EDWARDS, James (1757-1816) -- A Catalogue of the Valuable Library of James Edwards, Esq. London: Evans, 5 April 1815.
8o (228 x 148 mm). 3 engraved folding plates of ancient Greek vases. Contemporary half calf, green morocco lettering piece. Provenance: Peter Hall (1803-1849), divine and topographer (bookplate); Cambridge, Trinity College Library (bookplate, cancelled); A.N.L. Munby (bookplate).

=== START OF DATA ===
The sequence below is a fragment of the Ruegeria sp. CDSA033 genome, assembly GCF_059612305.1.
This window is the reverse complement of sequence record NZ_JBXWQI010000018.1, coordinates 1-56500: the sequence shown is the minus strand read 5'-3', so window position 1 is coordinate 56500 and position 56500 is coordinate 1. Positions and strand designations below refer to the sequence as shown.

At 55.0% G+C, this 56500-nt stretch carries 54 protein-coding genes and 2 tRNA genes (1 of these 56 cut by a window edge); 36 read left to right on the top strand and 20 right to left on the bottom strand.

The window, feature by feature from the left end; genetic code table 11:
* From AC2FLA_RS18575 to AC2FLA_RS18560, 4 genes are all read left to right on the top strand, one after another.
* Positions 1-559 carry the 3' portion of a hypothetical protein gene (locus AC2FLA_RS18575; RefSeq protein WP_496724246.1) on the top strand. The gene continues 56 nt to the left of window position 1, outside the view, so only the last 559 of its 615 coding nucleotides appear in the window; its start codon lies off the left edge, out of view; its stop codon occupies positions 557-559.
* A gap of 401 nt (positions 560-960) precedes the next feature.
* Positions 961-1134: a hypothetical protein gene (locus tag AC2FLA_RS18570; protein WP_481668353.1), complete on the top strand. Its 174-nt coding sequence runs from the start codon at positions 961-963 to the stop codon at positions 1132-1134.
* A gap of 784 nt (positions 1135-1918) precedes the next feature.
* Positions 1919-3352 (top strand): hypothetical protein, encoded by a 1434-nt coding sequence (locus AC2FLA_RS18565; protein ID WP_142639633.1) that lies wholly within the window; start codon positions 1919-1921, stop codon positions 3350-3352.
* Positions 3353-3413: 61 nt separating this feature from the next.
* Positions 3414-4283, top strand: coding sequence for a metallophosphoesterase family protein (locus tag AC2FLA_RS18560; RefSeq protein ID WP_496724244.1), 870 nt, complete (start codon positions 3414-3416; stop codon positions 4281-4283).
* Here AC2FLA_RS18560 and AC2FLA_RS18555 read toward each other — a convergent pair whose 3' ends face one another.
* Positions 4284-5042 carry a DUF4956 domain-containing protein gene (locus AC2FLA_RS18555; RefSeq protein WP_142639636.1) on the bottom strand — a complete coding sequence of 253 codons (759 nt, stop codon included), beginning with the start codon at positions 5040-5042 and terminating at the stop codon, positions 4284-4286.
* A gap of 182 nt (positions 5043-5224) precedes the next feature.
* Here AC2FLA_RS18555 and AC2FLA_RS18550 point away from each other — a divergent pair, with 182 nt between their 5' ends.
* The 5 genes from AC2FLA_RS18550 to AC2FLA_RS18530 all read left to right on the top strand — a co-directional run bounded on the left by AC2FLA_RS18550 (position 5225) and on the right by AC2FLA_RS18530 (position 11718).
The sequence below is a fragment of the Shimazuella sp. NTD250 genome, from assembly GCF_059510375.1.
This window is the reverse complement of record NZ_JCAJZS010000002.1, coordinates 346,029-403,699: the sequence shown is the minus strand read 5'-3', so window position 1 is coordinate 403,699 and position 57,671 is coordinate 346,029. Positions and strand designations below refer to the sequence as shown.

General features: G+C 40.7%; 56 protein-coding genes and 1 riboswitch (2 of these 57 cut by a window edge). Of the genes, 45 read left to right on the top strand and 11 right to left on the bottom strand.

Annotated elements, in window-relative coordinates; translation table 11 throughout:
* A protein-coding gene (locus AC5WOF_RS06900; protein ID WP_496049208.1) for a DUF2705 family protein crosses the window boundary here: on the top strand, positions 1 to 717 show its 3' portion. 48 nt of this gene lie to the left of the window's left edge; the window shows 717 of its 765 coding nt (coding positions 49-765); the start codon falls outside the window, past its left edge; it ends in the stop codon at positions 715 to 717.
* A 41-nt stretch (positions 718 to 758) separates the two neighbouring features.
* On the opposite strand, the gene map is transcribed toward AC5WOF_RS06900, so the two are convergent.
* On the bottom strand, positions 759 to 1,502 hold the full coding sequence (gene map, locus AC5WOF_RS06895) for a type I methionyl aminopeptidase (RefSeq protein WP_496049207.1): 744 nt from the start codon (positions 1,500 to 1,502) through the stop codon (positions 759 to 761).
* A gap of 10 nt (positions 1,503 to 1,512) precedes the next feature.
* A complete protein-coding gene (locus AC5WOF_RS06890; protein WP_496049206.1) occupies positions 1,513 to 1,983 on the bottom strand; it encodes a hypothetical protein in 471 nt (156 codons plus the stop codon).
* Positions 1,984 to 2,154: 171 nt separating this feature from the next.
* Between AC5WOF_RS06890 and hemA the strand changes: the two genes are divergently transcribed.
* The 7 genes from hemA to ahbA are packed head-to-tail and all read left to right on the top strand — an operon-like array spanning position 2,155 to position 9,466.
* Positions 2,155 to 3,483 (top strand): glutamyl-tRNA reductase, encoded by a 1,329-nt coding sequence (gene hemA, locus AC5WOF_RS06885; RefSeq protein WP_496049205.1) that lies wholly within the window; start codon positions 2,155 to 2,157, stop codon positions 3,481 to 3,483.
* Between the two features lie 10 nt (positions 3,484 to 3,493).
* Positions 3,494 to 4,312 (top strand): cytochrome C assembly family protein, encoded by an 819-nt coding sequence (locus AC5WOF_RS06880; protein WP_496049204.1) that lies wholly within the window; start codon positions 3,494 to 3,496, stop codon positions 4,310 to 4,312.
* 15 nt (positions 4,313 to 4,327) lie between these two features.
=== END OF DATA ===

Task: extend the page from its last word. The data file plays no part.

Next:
LARGE-PAPER COPY ON FINE PAPER. Edwards was the son of William Edwards of Halifax (1720-1808), the celebrated bookbinder, who became one of the most successful and respected English booksellers after establishing himself in London in 1784. He specialized in acquiring great European book collections, such as the Pinelli (together with James Robson), and Paris de Meyzieu libraries, which he had sold in London by auction. After selling part of his stock in an anonymous sale at Christie's on 25 April 1804 (but retaining the finest books and manuscripts), he retired, a man of means, from business to a country estate, disposing of his firm to Robert Harding Evans (1778-1857) who, between 1812 and 1847, became the foremost auctioneer of "literary properties", including Edwards's library (also Roxburghe, Bindley, Blandford, Drury, Dent, and Hibbert sales). Edwards's sale, which realized £8,467.10, included vellum copies of the Sweynheim & Pannartz Livy, Rome 1469 (£903.0.0) and the 1469 Jenson Bible (£115.10.0), Martin Luther's own copy of the 1541 Wittenberg German Bible (£89.5.0), a tenth-century Gospels (£210.0.0), and the famous Bedford Missal (really a Book of Hours) from the Duchess of Portland sale, 1787 (lot 2951, £213.3.0 to Payne for Edwards), now in the British Library (£687.15.0). The catalogue contains 9 lots of Greek vases, of which only the first three were sold. PRICED in a contemporary hand, ruled in red. Dibdin, Bibliographical Decameron, III, 14-16 & 111-127; De Ricci, pp. 89-90; not in Blogie.